Despite what you may hear, there are really only three types of social media "listening" you can do.
There's the operational kind -- you monitor for people talking about your brand or product, and you engage when you need to. This is pretty essential for larger brands now, and is actually pretty operational in nature. You can't sit back and ponder -- if someone trashes your brand and it goes viral, you have can have a crisis within hours. In a more ordinary sense, you might want to try to help people that are just so frustrated they finally tell their Facebook friends or their Twitter followers.
Count and analyze
There's the count and analyze tools. Some are essentially free (you could just search, for example), and some are pretty sophisticated.
If you go down this road, you will want to consider the issue of sampling. This is the challenge of understanding who is doing the social talking, and considering this in your analysis. If you give equal weight to a dozen people who just happened to eat in your restaurant, and one well-known restaurant critic, you may be making a big mistake.
These days, there are tools that will help you gauge sentiment as well -- are the comments largely positive, negative, or something else? When you hear this term, you want to listen carefully. How exactly is this being done?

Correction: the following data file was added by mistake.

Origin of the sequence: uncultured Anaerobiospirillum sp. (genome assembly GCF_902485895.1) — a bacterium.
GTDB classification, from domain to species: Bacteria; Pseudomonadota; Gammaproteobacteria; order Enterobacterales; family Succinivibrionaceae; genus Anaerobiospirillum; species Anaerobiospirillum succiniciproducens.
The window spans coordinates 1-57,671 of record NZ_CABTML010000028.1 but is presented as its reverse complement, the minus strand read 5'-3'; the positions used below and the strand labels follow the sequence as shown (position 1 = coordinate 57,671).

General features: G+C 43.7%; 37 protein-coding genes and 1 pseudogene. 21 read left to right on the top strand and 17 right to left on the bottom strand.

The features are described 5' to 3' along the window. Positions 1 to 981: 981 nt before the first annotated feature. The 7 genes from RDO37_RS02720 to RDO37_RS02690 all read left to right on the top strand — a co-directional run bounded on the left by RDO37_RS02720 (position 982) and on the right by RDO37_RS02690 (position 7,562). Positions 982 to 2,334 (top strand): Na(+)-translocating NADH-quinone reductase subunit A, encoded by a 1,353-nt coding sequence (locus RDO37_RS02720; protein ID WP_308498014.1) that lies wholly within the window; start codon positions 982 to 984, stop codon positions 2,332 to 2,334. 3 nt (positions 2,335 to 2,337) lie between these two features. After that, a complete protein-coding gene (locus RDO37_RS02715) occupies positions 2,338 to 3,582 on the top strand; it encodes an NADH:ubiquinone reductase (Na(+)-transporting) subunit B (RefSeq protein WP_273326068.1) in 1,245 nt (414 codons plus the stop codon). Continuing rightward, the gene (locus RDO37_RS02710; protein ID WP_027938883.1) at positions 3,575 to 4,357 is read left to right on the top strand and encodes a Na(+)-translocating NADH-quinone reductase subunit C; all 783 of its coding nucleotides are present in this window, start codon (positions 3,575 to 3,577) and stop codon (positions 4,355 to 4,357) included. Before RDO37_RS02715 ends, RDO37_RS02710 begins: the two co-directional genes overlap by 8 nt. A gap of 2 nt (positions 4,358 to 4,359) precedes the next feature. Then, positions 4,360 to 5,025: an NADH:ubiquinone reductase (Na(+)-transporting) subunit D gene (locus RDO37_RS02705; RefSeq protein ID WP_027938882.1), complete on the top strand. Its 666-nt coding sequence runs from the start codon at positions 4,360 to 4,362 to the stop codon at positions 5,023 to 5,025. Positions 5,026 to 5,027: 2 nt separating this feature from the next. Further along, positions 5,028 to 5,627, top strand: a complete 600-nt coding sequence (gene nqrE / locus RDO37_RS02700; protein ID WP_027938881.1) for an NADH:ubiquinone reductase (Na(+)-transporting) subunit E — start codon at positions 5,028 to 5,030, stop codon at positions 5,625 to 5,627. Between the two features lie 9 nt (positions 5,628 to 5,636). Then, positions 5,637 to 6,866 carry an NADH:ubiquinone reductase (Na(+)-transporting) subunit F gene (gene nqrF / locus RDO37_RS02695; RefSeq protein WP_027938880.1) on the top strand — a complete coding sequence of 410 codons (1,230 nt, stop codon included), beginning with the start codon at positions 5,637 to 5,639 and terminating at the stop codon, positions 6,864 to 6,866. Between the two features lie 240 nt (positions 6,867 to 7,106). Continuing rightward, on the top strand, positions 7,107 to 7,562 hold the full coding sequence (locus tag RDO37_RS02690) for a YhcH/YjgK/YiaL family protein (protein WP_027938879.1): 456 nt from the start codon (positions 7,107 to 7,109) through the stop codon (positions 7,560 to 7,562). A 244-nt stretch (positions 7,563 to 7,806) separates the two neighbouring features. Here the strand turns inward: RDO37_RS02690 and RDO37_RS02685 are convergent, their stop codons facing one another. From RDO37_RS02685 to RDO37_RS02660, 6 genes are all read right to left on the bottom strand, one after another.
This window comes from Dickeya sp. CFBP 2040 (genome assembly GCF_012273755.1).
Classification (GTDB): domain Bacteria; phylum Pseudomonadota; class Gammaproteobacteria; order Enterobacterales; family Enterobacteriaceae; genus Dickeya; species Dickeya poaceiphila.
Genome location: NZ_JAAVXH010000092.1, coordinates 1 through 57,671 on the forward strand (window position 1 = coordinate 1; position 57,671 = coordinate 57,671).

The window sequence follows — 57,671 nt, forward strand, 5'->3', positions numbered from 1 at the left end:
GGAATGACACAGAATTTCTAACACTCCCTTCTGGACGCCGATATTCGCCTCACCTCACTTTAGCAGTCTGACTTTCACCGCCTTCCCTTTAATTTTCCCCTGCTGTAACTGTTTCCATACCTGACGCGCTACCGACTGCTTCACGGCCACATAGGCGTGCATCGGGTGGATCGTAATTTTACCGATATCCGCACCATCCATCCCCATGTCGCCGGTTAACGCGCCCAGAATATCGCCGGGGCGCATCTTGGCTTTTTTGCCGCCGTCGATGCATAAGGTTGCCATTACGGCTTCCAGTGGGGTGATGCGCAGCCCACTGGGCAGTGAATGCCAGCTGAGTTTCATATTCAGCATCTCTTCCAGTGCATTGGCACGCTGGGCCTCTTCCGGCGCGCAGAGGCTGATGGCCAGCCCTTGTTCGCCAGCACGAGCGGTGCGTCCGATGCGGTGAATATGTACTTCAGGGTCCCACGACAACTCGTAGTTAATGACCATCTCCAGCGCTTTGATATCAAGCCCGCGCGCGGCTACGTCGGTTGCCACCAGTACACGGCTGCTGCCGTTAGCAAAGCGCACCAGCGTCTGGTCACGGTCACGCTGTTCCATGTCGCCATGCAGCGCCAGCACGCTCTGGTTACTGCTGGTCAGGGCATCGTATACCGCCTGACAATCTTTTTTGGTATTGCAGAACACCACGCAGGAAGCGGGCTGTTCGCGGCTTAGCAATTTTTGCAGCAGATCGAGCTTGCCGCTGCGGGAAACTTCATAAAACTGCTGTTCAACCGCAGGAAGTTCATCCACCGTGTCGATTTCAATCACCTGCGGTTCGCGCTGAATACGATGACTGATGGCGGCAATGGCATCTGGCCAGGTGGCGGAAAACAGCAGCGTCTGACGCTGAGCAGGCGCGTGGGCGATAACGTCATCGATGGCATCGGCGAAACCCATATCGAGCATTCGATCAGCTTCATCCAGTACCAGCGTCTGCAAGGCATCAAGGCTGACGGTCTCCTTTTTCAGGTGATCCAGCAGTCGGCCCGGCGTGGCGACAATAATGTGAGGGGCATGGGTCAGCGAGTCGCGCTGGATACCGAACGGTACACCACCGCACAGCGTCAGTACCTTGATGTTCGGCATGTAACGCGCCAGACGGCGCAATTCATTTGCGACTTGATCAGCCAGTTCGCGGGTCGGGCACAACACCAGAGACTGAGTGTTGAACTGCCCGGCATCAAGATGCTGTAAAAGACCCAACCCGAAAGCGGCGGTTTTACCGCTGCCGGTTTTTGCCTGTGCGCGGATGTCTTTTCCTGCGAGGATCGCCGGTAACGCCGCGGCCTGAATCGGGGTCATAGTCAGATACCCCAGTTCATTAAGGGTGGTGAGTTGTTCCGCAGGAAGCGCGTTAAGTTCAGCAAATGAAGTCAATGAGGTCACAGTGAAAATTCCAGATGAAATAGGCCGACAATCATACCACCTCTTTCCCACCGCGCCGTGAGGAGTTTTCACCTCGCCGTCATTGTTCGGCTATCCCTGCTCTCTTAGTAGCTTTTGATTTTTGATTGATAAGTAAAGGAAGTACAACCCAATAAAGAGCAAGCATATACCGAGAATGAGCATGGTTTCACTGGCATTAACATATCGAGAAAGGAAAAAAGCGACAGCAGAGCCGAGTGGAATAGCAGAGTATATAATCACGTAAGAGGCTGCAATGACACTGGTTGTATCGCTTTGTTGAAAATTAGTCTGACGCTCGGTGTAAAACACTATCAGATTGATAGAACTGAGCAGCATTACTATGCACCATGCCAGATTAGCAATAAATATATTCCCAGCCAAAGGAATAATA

At it's simplest, counting will tell you what it's predecessor (web analytics) did -- how many people are talking about you, versus your competitors.
This last one is emerging, and the tools to help you do it are still emerging. However, you already possess the best tool for doing this, the human brain.
This approach might help you discover the context for how people use your product or service. (see previous post for more on this.) You might discover that people have trouble opening your bottle lids, for example. Or that people think winter tires are a nuisance. Or that buying a house is a stressful process.
If you have a product connected to important emotional memes, like family, you can probably learn a lot.
I recently completed a study related to the automotive industry, and we did a bit of this last, and found some very very interesting stuff. Of course, people do talk about their cars -- but I was looking for something much more specific, and did find it.
Don't be baffled by the BS
If you are talking to people about social media research or analysis, they are talking about one or more of these main themes. So now you know.